1. Help plan the bucks night.
Events are difficult to plan, so if you’re the best man, it’s OK to ask the other groomsmen for help. If you’re a groomsman, offer to help the best man. Check with the groom about what kind of party he’d like too – if he wants to keep it low-key with beers and pool and X-Box, don’t plan a rager. And whatever you do, DON’T plan it for the night before the wedding. Give him at least a week to recover – more if you think things might get crazy!
Round up all the suits, shirts, ties, cufflinks, belts, socks, shoes, the wedding rings, colognes and anything else you or the groom will be wearing. Put them in one area so they’re ready for the photographer before they arrive. Then anytime someone asks “hey where are my socks” you’ll have an answer for them straight up. If there are items in different sizes and you want to go the extra mile, label them according to who wears what.
3. Learn how to tie a tie – and practice before the day.
This is doubly important for bow ties, which are far trickier than a regular tie. Often only one man in the whole house can tie a tie properly, so he ends up doing everyone’s. Be that guy! It’s OK to tie them loosely on yourself first and then hand it over for each guy slip over his head. Now help them all get their ties to the correct length. Not sure where to start? YouTube it.
You’ll need them to cut off the tags on your shirts, pants and jackets – breaking them off can sometimes damage the suit! New suits often come with pockets and the back seam stitched shut to prove that they’re new. The pockets can probably be left closed if all else fails, but check the back of each man’s jacket as they put them on. If the split in the back is stitched shut, snip it open – they’ll have way more room to move and the jacket will sit better.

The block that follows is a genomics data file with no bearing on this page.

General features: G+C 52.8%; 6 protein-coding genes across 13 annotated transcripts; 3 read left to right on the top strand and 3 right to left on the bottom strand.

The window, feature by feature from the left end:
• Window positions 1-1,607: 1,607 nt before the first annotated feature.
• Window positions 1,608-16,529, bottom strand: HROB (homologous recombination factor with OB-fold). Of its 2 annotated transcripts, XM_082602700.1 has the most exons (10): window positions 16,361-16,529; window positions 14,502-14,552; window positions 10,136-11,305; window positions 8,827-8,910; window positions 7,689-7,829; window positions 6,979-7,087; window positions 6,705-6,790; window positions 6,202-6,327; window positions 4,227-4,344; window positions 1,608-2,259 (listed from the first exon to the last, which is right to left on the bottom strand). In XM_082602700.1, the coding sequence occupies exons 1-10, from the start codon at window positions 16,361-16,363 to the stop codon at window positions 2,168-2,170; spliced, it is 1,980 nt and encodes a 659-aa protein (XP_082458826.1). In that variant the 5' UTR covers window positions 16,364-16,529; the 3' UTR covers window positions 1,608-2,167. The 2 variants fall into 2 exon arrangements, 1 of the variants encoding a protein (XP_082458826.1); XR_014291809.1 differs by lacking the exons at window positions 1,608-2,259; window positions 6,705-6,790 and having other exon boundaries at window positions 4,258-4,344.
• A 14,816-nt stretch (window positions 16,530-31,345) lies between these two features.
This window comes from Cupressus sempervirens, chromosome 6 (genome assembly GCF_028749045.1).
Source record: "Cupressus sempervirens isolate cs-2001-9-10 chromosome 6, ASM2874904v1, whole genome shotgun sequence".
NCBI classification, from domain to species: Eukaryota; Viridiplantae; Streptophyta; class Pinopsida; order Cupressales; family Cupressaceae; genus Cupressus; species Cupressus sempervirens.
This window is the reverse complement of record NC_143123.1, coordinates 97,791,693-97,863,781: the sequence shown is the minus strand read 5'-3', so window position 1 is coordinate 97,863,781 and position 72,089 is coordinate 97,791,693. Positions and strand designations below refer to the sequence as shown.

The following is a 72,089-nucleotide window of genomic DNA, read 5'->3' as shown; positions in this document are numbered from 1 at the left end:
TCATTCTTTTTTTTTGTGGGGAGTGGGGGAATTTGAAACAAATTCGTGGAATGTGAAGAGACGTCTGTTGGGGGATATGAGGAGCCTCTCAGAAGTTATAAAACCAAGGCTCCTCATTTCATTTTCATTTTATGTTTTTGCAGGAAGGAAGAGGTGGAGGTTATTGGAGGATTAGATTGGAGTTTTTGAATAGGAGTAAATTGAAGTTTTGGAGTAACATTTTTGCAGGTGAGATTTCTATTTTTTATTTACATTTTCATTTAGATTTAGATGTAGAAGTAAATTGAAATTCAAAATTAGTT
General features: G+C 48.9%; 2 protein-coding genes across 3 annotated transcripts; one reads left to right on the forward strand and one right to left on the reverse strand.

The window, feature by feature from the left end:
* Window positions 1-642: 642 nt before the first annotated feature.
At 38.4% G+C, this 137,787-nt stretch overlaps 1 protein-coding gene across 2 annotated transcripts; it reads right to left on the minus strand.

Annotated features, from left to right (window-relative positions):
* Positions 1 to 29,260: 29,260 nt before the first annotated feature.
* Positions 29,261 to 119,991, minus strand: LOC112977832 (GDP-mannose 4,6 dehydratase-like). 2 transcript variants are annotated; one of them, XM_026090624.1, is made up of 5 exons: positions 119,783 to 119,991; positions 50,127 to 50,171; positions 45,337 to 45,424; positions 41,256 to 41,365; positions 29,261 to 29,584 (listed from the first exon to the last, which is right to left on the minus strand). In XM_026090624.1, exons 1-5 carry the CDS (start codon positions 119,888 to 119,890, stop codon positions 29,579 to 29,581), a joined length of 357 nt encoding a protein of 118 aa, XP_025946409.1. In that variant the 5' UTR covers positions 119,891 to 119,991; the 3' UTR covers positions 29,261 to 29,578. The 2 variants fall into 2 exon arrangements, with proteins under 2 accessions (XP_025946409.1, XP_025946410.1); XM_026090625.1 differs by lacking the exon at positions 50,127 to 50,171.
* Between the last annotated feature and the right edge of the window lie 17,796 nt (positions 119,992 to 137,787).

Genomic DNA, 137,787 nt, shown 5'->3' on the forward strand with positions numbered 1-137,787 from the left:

Confiscate phones, wallets, lighters, keys, sunglasses etc from all the boys and send them with a guest for safekeeping before the ceremony. These items make for weird bulges in pockets that don’t look great in photos. Oh, and make sure they’re on silent first. Don’t worry – you can all have them back after the bridal party portraits – you could even ask your stuff-keeper to just take them all to the reception for you. If you’re worried about not being able to communicate, designate one phone for that purpose and make sure anyone who might need to contact the groom has the number before the day.
Don’t let anyone wear sunnies in the car on the way to the ceremony – the pressure of the sunglasses on their skin leaves weird red marks on faces that take a while to fade away. Plus, the sun will seem much brighter when they take their sunglasses off before the ceremony anyway, which will leave them squinting – not ideal for the moment your bro first sees his wife-to-be at the end of the aisle. Leaving them off means eyes can adjust on the way.
You owe it to your buddy to give it your best shot, even if you hate public speaking. You don’t have to type it out word for word, but think about what you want to say and write down the key points. Don’t forget to introduce yourself and how you know the groom – lots of the guests probably won’t know you. Stories about ex-girlfriends are strictly off-limits. Don’t get sloshed before you have to speak. Traditionally the best man includes a toast to the bridesmaids in his speech, and the bride and groom at the end. Check with the couple if you aren’t sure about toasting, as they might have different plans in mind. If you’re a groomsman but not the best man, you’re off the hook – no speech necessary.
Just ask him if he needs anything, or if you can see that he does, do it for him. He might ask you to carry an esky, move a car, help seat the guests, or get him a drink. He has a thousand things on his mind, so pay attention and if you notice he needs help with something, either give him a hand or take it off his.